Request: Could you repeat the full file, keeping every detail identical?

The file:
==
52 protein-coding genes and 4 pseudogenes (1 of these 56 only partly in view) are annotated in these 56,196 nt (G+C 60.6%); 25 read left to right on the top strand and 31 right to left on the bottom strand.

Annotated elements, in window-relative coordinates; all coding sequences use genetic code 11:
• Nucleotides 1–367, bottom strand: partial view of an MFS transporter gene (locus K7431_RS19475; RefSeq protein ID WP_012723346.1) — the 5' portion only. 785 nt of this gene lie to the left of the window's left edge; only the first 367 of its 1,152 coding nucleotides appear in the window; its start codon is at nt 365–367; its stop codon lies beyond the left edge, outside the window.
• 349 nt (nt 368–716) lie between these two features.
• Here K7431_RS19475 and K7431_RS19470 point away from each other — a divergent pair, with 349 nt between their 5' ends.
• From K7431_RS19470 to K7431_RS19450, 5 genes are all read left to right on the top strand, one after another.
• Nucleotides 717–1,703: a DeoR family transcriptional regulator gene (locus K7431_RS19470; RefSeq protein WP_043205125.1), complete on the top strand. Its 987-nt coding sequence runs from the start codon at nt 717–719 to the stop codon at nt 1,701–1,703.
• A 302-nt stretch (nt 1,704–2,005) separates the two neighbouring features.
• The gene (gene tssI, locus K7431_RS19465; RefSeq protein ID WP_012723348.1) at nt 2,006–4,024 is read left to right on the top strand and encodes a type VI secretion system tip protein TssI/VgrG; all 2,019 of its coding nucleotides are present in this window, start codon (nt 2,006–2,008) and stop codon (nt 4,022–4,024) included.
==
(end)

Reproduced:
52 protein-coding genes and 4 pseudogenes (1 of these 56 only partly in view) are annotated in these 56,196 nt (G+C 60.6%); 25 read left to right on the top strand and 31 right to left on the bottom strand.

Annotated elements, in window-relative coordinates; all coding sequences use genetic code 11:
• Nucleotides 1–367, bottom strand: partial view of an MFS transporter gene (locus K7431_RS19475; RefSeq protein ID WP_012723346.1) — the 5' portion only. 785 nt of this gene lie to the left of the window's left edge; only the first 367 of its 1,152 coding nucleotides appear in the window; its start codon is at nt 365–367; its stop codon lies beyond the left edge, outside the window.
• 349 nt (nt 368–716) lie between these two features.
• Here K7431_RS19475 and K7431_RS19470 point away from each other — a divergent pair, with 349 nt between their 5' ends.
• From K7431_RS19470 to K7431_RS19450, 5 genes are all read left to right on the top strand, one after another.
• Nucleotides 717–1,703: a DeoR family transcriptional regulator gene (locus K7431_RS19470; RefSeq protein WP_043205125.1), complete on the top strand. Its 987-nt coding sequence runs from the start codon at nt 717–719 to the stop codon at nt 1,701–1,703.
• A 302-nt stretch (nt 1,704–2,005) separates the two neighbouring features.
• The gene (gene tssI, locus K7431_RS19465; RefSeq protein ID WP_012723348.1) at nt 2,006–4,024 is read left to right on the top strand and encodes a type VI secretion system tip protein TssI/VgrG; all 2,019 of its coding nucleotides are present in this window, start codon (nt 2,006–2,008) and stop codon (nt 4,022–4,024) included.